Iceland–Part 6: Back Around Again

Iceland is beautiful, no matter which part of the country you’re in. If you’ve ever seen any Pinterest or Tumblr post on Iceland or you know, one of my blog posts, you’ll know that. This country is a photographer/adventurers dreamland. There is every kind of landscape you can imagine there, from beaches to forests to endless fields to mountain ranges to glacial passes. I knew that before I actually went to Iceland, of course, but I still couldn’t help being surprised at what we found there.

Even though we were nearing the end of our journey, the surprises weren’t through yet. We had just left the part of the country with the most volcanic activity I had ever experienced, and suddenly we were driving through autumnal birch tree forests along the fjord shorelines. As soon as we saw the golden colors of the leaves on the trees, we immediately pulled off to the side of the highway so we could explore. In a way, it reminded me of Idaho, and made me miss the autumns from when I was at school.

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After we had spent a few hours at this place, running around, climbing trees, and enjoying the warmth of the sun on our faces, we jumped in the car again and began another drive. The rocky mountains loomed around us as we drove through the canyons, into the snow-covered landscapes of the high elevation.

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As we reached a lookout point above an expansive valley, we stopped again and worked together to build something for our friend. Joel Robison, one of the best photographer friends of both Rob, Lizzy and I, always seems to build Inuksuks wherever he travels to–which, by the way, is all over the world. We worked together to bring all these heavy rocks together, and named our cairn Jöelle. 🙂 Then we left it up there on the mountain, to hopefully spread joy for years to come (if the weather or dumb people don’t knock it down.)

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Soon our journey took us to the edge of the ocean once again. The calm blue water spread out before us along the mountain cliffs, and we blasted Ásgeir as the Ring Road took us to the south once again.  These are memories I will always keep in my mind and in my heart. I will always remember how it felt to be making our way across the entirety of this beautiful country with two of my closest friends.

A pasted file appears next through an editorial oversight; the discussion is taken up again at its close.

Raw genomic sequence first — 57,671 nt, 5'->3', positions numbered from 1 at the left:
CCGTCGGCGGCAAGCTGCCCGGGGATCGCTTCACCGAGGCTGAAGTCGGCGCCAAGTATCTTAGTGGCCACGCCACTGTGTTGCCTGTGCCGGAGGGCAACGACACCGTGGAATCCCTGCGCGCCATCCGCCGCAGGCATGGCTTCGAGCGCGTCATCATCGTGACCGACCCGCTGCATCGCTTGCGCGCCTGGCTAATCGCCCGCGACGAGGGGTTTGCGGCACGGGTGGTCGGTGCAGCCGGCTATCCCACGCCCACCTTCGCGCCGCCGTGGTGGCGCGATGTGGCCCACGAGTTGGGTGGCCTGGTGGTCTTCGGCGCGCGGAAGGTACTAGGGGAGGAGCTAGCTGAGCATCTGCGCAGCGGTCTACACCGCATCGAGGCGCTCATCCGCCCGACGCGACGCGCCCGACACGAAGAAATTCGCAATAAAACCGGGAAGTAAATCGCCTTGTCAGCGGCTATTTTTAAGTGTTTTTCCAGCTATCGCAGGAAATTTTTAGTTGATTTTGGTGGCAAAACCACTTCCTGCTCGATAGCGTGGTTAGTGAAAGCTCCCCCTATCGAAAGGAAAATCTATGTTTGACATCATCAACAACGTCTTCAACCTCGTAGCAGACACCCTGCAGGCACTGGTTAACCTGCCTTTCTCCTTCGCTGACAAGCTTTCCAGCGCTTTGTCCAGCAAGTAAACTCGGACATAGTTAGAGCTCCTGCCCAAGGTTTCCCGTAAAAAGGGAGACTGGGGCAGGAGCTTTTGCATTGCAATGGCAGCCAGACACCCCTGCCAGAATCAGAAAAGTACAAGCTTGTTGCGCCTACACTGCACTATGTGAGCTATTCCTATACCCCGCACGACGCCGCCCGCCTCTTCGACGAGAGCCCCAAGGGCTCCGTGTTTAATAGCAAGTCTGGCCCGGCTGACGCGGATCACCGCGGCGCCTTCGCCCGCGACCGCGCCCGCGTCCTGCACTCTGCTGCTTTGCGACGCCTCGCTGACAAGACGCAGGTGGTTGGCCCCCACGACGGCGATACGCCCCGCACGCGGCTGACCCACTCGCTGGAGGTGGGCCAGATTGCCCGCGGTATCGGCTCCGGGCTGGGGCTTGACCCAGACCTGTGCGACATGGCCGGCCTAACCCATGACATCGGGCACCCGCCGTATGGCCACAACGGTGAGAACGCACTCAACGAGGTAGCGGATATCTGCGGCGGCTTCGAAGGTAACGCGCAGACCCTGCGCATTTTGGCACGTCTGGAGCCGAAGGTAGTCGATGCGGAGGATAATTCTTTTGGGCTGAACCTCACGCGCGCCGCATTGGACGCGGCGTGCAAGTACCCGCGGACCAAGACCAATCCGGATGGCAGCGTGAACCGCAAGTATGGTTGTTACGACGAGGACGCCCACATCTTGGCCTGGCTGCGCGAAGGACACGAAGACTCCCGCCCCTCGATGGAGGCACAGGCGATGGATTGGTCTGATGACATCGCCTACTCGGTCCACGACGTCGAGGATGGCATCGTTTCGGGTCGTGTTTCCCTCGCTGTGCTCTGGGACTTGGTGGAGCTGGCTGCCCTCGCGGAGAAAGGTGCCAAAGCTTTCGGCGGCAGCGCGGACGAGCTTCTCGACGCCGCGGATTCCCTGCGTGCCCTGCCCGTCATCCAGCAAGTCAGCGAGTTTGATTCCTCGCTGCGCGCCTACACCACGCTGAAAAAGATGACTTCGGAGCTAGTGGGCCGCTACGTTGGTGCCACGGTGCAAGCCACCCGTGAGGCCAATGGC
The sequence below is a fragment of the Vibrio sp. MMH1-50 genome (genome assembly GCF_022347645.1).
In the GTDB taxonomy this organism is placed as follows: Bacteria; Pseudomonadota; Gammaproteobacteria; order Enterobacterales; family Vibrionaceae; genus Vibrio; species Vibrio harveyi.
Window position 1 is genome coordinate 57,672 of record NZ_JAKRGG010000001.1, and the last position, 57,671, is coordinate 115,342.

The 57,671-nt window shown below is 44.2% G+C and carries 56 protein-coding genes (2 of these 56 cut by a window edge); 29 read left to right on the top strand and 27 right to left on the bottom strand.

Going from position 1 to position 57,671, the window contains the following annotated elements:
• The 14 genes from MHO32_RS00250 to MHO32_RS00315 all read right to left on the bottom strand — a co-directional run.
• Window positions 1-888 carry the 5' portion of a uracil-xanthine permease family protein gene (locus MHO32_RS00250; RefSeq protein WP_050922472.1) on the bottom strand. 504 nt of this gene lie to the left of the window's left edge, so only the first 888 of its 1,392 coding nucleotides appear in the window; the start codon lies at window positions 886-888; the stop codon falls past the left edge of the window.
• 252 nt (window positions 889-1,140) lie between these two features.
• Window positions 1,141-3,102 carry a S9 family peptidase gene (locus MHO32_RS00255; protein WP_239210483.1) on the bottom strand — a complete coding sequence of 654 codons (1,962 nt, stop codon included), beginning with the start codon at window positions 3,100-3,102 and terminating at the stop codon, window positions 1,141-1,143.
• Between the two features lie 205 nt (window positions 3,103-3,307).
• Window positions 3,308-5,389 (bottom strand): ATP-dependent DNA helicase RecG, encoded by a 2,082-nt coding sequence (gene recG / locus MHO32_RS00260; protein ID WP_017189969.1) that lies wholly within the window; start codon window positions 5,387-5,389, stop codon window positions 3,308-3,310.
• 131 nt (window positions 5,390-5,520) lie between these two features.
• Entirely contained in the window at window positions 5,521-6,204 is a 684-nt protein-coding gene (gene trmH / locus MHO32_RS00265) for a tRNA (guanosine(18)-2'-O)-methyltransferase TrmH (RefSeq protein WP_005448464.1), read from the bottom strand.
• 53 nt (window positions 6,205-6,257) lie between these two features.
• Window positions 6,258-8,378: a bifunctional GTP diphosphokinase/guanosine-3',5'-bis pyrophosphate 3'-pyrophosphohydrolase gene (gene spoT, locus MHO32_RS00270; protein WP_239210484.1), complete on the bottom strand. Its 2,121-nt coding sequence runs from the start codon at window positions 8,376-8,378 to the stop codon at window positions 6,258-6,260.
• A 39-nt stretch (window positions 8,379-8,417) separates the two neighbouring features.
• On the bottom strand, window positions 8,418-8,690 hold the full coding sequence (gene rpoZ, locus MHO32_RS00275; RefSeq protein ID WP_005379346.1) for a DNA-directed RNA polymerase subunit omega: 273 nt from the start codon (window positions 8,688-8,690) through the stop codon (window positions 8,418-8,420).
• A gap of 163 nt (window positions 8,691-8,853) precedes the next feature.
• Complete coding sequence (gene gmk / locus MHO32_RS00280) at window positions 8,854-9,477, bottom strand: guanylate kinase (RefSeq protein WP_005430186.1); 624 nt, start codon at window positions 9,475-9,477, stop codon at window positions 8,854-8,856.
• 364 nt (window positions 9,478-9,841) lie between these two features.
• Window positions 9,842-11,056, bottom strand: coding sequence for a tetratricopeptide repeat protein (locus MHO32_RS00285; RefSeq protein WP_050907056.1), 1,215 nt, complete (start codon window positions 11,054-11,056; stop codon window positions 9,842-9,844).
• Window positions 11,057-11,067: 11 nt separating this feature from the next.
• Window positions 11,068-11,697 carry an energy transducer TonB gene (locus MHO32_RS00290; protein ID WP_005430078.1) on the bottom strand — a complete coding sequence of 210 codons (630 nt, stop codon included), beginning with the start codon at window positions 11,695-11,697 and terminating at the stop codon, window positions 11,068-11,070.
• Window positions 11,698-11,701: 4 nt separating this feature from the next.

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One of our last stops of the day was in a valley beside the mountains that caught my eye.  It seemed too beautiful to be real, and I couldn’t resist taking some photos as the sun dipped behind the rolling hills. It felt so peaceful and calm here, in comparison to the harsh north, and I was happy to be back in this part of the country. Things seemed familiar here, and quieter.

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The three of us had an impromptu dance party at this stop before driving off again, and once again I felt so grateful for the opportunity I had been given to share this adventure with my friends. This was one of the happiest moments I can remember, and I’m sure Rob and Liz would say the same.

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As the sky turned a ghostly blue, signaling the darkest point of the night, we came over the bend and arrived once again at the Jökulsarlon glacial lagoon. This marked the end of the Ring Road for us, meaning we had traveled the entire perimeter of Iceland! We couldn’t believe we had actually done it, and in just a few short days! We were ecstatic as we danced along the icy water’s edge in the middle of the night. The tourists had gone home for the night, and we were alone in this vast frozen landscape. It was beautiful beyond words.

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Being the crazy person/photographer that I am, I set it in my mind that I wanted to stand on an iceberg to commemorate our successful Ring Road journey. As Rob will tell you, it took me a long time to work up the courage to get myself out onto that iceberg. However, I persevered, and after several long minutes of telling myself “I would regret it if I didn’t do it”, I suddenly found myself standing barefoot on a floating continent of ice. It was definitely a top moment of my life, if not one of the most terrifying.

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That night, we set up our tent on the Plains of Mordor, or so it looked like, and slept for the remaining hours of the night. The ground was soft and unexpectedly comfortable, and we passed out quickly despite the cold that night.